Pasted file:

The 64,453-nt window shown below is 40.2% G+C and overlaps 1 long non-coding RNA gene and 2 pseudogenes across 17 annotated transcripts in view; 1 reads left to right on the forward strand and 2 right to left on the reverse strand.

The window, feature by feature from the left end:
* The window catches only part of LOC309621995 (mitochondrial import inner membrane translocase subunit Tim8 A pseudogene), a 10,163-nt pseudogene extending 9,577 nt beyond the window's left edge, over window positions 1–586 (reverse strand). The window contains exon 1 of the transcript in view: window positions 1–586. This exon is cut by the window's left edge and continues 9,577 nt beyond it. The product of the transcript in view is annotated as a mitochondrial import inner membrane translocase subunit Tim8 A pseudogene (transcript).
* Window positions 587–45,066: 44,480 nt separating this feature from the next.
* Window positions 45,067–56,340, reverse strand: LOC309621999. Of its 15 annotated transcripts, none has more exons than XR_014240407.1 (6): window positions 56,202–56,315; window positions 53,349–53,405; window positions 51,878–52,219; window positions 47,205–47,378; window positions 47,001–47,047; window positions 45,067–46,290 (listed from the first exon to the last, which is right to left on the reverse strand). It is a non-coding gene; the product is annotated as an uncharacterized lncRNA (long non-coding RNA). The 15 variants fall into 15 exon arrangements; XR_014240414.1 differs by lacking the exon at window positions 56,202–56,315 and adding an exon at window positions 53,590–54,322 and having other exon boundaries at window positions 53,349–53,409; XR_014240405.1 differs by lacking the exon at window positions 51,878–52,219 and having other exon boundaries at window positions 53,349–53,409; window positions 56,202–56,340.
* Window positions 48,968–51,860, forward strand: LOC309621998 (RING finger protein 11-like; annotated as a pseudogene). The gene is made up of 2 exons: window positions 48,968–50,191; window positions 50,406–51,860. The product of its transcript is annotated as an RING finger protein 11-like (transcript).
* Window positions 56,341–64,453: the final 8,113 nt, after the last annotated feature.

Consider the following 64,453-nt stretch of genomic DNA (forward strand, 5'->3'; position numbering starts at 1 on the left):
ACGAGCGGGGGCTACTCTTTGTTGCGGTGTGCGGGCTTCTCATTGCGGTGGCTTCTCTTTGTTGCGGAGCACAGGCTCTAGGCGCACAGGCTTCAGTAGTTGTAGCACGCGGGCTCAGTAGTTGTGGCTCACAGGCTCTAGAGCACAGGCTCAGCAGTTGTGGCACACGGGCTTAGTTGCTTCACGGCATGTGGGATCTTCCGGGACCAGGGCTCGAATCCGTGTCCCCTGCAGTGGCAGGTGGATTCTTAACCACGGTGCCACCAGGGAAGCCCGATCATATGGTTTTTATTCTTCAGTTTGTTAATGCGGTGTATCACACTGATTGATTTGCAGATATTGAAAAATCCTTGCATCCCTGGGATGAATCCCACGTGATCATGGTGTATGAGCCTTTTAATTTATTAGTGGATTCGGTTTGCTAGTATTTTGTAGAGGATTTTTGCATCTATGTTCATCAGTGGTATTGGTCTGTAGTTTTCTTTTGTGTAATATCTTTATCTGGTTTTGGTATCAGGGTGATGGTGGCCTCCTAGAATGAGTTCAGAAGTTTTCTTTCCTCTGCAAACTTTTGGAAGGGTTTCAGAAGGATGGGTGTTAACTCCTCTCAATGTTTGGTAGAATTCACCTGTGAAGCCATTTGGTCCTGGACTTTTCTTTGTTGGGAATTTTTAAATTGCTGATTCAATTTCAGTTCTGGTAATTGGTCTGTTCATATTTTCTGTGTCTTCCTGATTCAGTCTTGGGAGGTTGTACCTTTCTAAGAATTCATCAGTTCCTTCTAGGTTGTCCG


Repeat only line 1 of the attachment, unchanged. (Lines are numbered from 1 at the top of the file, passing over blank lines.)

The 64,453-nt window shown below is 40.2% G+C and overlaps 1 long non-coding RNA gene and 2 pseudogenes across 17 annotated transcripts in view; 1 reads left to right on the forward strand and 2 right to left on the reverse strand.